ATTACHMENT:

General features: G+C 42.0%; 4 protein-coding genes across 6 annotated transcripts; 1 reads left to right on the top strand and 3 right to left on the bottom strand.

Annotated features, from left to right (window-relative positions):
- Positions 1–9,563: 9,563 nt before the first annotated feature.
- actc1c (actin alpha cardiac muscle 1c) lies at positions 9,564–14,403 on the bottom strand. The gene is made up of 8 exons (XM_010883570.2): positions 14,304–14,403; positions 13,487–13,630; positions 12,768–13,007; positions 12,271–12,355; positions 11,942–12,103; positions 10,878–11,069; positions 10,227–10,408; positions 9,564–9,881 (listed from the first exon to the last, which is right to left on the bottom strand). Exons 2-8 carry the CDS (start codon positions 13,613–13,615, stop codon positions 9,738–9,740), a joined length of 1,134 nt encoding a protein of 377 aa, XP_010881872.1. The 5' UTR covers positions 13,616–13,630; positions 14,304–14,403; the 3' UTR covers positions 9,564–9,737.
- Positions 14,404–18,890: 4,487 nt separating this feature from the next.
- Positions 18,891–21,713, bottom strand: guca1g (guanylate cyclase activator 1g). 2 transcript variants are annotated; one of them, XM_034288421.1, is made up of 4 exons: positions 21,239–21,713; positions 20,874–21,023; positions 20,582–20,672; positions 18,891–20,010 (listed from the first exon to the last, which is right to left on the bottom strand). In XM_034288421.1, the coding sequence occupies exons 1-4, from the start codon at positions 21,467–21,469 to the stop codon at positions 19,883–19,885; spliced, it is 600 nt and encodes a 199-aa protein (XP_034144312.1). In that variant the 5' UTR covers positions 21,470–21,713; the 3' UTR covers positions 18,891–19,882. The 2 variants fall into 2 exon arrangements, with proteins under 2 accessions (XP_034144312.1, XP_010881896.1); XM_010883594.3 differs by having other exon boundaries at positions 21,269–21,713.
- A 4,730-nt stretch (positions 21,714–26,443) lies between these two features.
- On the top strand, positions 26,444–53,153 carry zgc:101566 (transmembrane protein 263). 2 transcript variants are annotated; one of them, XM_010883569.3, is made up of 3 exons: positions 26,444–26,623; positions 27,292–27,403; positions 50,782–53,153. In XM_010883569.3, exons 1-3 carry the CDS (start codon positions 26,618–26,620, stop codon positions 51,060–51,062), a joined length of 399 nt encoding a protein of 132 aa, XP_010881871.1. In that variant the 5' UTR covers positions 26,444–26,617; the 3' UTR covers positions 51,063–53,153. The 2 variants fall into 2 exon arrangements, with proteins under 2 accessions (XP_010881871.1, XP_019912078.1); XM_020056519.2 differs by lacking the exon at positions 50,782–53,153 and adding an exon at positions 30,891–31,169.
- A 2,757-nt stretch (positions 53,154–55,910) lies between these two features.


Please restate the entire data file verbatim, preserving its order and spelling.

General features: G+C 42.0%; 4 protein-coding genes across 6 annotated transcripts; 1 reads left to right on the top strand and 3 right to left on the bottom strand.

Annotated features, from left to right (window-relative positions):
- Positions 1–9,563: 9,563 nt before the first annotated feature.
- actc1c (actin alpha cardiac muscle 1c) lies at positions 9,564–14,403 on the bottom strand. The gene is made up of 8 exons (XM_010883570.2): positions 14,304–14,403; positions 13,487–13,630; positions 12,768–13,007; positions 12,271–12,355; positions 11,942–12,103; positions 10,878–11,069; positions 10,227–10,408; positions 9,564–9,881 (listed from the first exon to the last, which is right to left on the bottom strand). Exons 2-8 carry the CDS (start codon positions 13,613–13,615, stop codon positions 9,738–9,740), a joined length of 1,134 nt encoding a protein of 377 aa, XP_010881872.1. The 5' UTR covers positions 13,616–13,630; positions 14,304–14,403; the 3' UTR covers positions 9,564–9,737.
- Positions 14,404–18,890: 4,487 nt separating this feature from the next.
- Positions 18,891–21,713, bottom strand: guca1g (guanylate cyclase activator 1g). 2 transcript variants are annotated; one of them, XM_034288421.1, is made up of 4 exons: positions 21,239–21,713; positions 20,874–21,023; positions 20,582–20,672; positions 18,891–20,010 (listed from the first exon to the last, which is right to left on the bottom strand). In XM_034288421.1, the coding sequence occupies exons 1-4, from the start codon at positions 21,467–21,469 to the stop codon at positions 19,883–19,885; spliced, it is 600 nt and encodes a 199-aa protein (XP_034144312.1). In that variant the 5' UTR covers positions 21,470–21,713; the 3' UTR covers positions 18,891–19,882. The 2 variants fall into 2 exon arrangements, with proteins under 2 accessions (XP_034144312.1, XP_010881896.1); XM_010883594.3 differs by having other exon boundaries at positions 21,269–21,713.
- A 4,730-nt stretch (positions 21,714–26,443) lies between these two features.
- On the top strand, positions 26,444–53,153 carry zgc:101566 (transmembrane protein 263). 2 transcript variants are annotated; one of them, XM_010883569.3, is made up of 3 exons: positions 26,444–26,623; positions 27,292–27,403; positions 50,782–53,153. In XM_010883569.3, exons 1-3 carry the CDS (start codon positions 26,618–26,620, stop codon positions 51,060–51,062), a joined length of 399 nt encoding a protein of 132 aa, XP_010881871.1. In that variant the 5' UTR covers positions 26,444–26,617; the 3' UTR covers positions 51,063–53,153. The 2 variants fall into 2 exon arrangements, with proteins under 2 accessions (XP_010881871.1, XP_019912078.1); XM_020056519.2 differs by lacking the exon at positions 50,782–53,153 and adding an exon at positions 30,891–31,169.
- A 2,757-nt stretch (positions 53,154–55,910) lies between these two features.